Gene regulation and morphogenesis


Unravelling the mechanisms by which a cell adopts the correct fate in response to its local environment remains one of the fundamental goals of biological research. Skeletal muscle is a paradigm for the study of cellular commitment, differentiation and organogenesis during both embryogenesis and regeneration and repair in the adult. It has long been the subject of developmental studies because it is easily recognizable from an early stage, a factor vitally important prior to the advent of molecular markers. Moreover, the establishment of myogenic cell lines has allowed its biochemistry to be studied intensively for over 30 years. In the 1990s, the use of transgenesis, new cell labelling techniques and molecular markers allowed the merging of these two approaches to provide the basis of an understanding of the molecular embryology of the system. We are now entering a new phase, in which integration of molecular embryology, comparative genomics, functional genomics and studies of transcriptional regulation will result in precise understanding of the mechanisms of determination and differentiation in the embryo.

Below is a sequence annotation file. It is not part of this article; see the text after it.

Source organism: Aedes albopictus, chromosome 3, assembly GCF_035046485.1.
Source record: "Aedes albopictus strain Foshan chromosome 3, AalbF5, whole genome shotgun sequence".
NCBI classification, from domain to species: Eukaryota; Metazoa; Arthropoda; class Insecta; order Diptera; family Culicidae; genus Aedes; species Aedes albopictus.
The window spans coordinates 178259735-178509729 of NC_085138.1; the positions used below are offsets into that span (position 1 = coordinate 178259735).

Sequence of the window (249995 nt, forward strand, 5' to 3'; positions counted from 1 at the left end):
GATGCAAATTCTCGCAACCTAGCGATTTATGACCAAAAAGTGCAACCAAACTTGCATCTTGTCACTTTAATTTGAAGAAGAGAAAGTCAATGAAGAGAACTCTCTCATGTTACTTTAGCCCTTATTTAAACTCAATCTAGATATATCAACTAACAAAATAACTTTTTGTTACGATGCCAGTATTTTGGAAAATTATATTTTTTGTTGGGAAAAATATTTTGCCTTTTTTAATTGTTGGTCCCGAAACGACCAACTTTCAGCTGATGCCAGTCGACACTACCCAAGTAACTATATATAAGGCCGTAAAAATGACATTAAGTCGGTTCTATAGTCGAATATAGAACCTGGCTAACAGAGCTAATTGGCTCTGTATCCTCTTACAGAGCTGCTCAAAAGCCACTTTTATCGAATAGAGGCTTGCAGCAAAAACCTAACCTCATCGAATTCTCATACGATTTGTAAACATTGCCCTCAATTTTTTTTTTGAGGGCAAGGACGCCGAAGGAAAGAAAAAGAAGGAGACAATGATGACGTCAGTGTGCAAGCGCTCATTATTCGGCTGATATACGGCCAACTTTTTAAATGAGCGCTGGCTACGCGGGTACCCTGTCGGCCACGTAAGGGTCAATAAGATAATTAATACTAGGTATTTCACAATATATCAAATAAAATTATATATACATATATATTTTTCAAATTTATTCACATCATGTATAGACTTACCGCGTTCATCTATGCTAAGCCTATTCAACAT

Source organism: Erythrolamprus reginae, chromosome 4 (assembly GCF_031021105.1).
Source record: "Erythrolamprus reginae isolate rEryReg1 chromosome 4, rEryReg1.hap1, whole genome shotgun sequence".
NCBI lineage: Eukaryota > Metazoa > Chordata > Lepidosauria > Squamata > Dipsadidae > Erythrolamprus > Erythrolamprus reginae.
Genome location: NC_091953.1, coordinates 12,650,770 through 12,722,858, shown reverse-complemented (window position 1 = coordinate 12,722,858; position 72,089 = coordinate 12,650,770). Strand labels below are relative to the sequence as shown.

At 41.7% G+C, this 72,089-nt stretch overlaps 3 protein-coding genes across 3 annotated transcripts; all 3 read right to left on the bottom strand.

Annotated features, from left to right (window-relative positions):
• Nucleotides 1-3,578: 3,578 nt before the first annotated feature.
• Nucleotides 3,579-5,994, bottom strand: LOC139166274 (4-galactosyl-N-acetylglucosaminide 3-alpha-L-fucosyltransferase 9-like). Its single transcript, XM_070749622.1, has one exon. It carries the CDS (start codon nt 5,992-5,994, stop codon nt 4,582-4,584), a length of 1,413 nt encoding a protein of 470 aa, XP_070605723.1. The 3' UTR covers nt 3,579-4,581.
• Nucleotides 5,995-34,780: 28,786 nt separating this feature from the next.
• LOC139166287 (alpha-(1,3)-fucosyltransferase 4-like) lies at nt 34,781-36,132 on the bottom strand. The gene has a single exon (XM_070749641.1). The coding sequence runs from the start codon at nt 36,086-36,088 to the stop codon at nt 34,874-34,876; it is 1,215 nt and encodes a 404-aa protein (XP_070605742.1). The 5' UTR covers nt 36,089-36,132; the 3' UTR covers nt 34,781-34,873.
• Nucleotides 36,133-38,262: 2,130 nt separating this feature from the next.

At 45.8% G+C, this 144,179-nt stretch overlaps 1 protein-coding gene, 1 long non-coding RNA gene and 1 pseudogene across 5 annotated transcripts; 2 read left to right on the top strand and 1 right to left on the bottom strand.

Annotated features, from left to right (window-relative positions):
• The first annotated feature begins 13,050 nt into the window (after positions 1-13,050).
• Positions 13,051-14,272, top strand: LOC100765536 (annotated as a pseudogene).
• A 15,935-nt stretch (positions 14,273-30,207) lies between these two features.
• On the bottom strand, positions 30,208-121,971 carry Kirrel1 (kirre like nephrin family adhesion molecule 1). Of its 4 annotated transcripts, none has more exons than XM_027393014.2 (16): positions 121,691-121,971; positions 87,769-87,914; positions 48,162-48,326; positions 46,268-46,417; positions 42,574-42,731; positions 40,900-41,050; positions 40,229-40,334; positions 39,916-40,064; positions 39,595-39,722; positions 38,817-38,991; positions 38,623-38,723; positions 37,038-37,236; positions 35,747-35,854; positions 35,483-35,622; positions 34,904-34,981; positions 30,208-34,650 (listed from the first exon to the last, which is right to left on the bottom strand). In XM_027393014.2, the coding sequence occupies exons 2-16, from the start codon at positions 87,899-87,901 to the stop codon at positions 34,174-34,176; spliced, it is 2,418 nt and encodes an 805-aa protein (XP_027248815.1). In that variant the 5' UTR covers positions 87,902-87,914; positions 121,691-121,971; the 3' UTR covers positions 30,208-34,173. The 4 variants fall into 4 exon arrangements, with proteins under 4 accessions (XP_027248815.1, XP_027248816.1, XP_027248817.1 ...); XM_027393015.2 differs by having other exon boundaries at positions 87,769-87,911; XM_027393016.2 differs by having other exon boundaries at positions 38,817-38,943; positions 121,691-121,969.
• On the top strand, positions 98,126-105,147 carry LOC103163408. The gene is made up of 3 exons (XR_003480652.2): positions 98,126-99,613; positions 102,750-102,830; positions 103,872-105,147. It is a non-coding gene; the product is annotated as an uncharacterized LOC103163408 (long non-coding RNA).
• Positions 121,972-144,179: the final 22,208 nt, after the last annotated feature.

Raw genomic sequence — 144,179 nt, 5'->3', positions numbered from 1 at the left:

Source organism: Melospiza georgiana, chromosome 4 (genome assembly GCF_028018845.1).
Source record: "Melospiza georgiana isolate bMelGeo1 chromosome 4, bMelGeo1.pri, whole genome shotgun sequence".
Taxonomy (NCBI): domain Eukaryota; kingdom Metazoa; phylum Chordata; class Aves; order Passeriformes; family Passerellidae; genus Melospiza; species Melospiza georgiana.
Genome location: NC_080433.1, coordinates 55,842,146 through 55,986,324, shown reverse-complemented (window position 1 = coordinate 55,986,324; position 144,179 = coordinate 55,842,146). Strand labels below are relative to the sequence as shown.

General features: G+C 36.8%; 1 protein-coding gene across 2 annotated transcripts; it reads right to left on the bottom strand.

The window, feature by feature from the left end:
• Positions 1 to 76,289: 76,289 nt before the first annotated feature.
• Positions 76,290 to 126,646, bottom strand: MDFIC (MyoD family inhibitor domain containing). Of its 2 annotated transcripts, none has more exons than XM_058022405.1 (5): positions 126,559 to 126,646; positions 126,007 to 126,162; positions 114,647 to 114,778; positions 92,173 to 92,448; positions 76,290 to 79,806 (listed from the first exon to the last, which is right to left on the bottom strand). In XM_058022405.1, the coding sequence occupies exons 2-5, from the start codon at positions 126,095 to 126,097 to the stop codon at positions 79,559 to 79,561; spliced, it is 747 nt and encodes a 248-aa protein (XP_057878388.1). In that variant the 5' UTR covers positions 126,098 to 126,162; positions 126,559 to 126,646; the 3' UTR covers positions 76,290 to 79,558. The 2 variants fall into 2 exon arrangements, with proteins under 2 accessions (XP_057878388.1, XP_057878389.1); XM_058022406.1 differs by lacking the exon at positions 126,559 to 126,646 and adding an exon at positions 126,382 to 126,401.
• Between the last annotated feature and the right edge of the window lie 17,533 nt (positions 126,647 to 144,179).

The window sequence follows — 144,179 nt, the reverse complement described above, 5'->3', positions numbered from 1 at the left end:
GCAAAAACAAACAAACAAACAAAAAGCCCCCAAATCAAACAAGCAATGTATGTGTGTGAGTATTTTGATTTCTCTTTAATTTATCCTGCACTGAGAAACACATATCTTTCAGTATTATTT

Skeletal myogenesis is initiated by the activation of the Mrf4/Myf5 locus which is expressed in multiple regions of the embryo in response to signals which are interpreted by an exceptionally complex array of regulatory elements. This triggers a cascade of transcription factors and downstream structural genes, ultimately resulting in the generation of one of the fundamental histotypes. Our work will provide specific answers to a number of outstanding questions in developmental biology, such an in-depth study of the molecular biology of craniofacial muscle development which has been little characterised in mammals, transcriptional regulation, including the full characterization of particular elements involved in crucial regulatory aspects of the locus and the analysis of a novel mechanism for regulating complex loci. Finally, understanding the upstream signalling systems will open the way to studies of molecular evolution and of regeneration and repair in the adult.

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